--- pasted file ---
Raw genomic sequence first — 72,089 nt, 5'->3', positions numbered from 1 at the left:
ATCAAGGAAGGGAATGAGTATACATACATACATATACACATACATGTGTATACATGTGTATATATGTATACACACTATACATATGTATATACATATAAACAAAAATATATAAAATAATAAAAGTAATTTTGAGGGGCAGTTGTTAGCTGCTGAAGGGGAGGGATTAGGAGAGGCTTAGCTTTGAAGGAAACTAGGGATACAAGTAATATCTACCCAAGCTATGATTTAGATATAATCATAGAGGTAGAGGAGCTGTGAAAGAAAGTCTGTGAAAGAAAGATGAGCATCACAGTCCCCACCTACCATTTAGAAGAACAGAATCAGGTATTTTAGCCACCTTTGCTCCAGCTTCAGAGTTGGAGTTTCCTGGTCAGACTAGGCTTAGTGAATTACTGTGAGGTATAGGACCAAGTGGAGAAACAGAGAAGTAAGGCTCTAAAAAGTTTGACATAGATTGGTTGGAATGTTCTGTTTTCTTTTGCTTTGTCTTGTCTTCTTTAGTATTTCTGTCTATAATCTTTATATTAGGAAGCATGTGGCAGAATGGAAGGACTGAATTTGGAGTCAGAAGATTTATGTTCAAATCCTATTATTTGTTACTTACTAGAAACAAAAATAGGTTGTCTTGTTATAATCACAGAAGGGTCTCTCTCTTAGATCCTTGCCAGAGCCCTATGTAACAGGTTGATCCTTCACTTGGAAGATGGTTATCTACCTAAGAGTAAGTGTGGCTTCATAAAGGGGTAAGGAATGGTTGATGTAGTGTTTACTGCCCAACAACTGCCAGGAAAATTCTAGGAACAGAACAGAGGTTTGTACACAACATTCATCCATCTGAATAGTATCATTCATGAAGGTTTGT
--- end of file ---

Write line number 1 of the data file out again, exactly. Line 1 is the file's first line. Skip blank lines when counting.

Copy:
Raw genomic sequence first — 72,089 nt, 5'->3', positions numbered from 1 at the left: